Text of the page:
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With Gaddafi dead, what is next for Libya?

Friday, October 21, 2011

National Transitional Council (NTC) authorities have confirmed the Libyan leader is dead and his remains are in a Misrata mosque. He was killed while trying to flee his hometown Sirte.

According to reports, fighting stopped almost immediately as news of Gaddafi’s death spread.

As most Libyans celebrate on the streets, Libya’s transitional government has begun the process of rebuilding the country.

The NTC’s primary concerns in the immediate future are security and peace. Many fear widespread retribution against those who fought with Gaddafi’s forces, or in the worst case, a state of near-civil war driven by ethnic and tribal divisions.

At the United Nations on Thursday, Secretary-General Ban Ki-moon called for all Libyans to focus on reconciliation and unity, calling on combatants to lay down their arms and for the NTC to include all Libyans in the new government. Now is “a time for generosity of spirit, not revenge,” said Ban.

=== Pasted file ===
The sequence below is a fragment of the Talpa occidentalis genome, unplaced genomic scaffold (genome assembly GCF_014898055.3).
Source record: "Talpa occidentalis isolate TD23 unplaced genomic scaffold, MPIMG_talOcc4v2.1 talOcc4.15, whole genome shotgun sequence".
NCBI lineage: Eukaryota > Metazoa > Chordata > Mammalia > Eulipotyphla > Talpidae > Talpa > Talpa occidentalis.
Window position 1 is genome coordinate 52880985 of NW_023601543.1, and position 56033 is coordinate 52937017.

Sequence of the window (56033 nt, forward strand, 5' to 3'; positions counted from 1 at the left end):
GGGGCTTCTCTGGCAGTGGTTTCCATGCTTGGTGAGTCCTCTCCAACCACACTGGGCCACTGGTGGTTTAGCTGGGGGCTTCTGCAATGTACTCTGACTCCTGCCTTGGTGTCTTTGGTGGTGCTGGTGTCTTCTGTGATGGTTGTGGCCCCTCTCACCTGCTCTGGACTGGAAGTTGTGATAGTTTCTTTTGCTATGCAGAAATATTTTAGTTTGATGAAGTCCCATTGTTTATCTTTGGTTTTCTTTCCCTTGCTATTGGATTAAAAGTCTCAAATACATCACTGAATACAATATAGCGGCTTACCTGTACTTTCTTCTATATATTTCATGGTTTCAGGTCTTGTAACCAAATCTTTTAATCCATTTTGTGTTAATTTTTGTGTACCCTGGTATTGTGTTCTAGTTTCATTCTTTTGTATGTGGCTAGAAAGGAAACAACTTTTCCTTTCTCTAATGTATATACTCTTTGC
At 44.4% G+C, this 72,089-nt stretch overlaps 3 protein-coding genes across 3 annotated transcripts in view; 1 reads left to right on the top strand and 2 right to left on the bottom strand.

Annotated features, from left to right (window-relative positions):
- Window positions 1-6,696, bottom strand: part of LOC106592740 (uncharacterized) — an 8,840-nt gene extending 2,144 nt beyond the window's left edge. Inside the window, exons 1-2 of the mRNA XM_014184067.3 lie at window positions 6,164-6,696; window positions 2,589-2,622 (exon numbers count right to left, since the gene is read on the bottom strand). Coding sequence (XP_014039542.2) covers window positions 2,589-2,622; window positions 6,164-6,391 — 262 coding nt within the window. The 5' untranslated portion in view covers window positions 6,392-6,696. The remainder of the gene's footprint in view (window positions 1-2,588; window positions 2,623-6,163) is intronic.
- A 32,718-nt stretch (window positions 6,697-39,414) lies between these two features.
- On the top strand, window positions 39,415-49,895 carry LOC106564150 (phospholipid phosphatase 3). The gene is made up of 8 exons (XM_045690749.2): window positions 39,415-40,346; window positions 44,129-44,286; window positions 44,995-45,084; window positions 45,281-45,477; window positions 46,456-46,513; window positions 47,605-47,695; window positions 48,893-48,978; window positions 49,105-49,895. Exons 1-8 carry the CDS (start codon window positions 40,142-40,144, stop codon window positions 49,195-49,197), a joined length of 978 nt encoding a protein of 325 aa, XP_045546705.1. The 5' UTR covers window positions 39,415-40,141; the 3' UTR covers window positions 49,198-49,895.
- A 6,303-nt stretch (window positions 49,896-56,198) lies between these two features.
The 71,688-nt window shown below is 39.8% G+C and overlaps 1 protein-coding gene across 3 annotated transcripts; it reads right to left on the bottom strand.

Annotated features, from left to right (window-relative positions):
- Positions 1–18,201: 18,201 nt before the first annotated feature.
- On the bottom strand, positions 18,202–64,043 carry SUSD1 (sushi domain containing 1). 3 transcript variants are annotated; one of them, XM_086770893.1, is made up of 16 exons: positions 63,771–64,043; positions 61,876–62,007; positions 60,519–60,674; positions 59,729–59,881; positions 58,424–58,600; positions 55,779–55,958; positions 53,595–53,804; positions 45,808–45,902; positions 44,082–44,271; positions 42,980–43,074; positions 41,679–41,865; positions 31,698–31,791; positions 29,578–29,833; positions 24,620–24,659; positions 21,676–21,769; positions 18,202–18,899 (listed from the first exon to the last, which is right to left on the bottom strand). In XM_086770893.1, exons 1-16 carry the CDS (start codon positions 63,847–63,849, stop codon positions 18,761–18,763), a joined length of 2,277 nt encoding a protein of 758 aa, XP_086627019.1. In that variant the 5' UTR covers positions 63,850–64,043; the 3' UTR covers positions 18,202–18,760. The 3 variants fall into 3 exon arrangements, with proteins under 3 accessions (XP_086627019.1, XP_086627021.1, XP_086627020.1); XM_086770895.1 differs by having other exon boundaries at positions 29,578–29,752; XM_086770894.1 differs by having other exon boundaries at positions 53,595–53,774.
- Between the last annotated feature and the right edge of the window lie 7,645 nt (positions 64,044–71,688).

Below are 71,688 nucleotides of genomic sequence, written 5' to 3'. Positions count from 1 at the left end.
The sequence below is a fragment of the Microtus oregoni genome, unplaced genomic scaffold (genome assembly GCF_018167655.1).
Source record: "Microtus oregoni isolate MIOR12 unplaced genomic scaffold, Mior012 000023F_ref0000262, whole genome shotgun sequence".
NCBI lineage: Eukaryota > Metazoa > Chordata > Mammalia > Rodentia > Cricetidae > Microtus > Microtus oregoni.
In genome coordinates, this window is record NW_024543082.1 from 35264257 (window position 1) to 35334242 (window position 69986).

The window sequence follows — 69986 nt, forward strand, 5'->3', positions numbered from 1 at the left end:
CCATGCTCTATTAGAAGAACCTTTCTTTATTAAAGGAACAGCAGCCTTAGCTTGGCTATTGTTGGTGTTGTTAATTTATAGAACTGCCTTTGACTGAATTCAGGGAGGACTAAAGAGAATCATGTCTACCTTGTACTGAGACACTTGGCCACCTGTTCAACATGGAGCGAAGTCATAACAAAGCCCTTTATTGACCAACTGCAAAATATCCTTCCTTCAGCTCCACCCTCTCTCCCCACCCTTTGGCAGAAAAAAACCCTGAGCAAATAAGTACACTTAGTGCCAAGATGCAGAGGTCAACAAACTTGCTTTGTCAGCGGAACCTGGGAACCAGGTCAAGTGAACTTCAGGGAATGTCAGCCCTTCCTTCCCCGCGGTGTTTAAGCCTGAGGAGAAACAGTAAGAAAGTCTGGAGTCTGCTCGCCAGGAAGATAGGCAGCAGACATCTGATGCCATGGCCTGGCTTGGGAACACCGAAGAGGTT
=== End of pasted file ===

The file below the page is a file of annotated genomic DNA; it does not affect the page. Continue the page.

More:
Elections are scheduled to be held eight months from now.

Libya’s economy is still suffering from the effect of Gaddafi’s 4-decade rule. Despite a wealth of natural resources in the country, most Libyans live on less than $2 per day, and unemployment is estimated at 40 per cent.

Some speculate Gaddafi’s death could put other leaders in the region (Syria or Yemen, for example) under more pressure to transition out of power.

The Stream spoke with Syrian-American Hip-Hop artist Omar Offendum and Mark Vlasic, international criminal lawyer and member of the U.S. delegation to the Pan Am Lockerbie trial at the Hague. We also spoke via Skype with Libyan-American doctor Mahmoud Traina, Libyan blogger Ali Tweel, and Libyan Fighter and intern doctor Mohammed Ali.

Source from : Aljazeera
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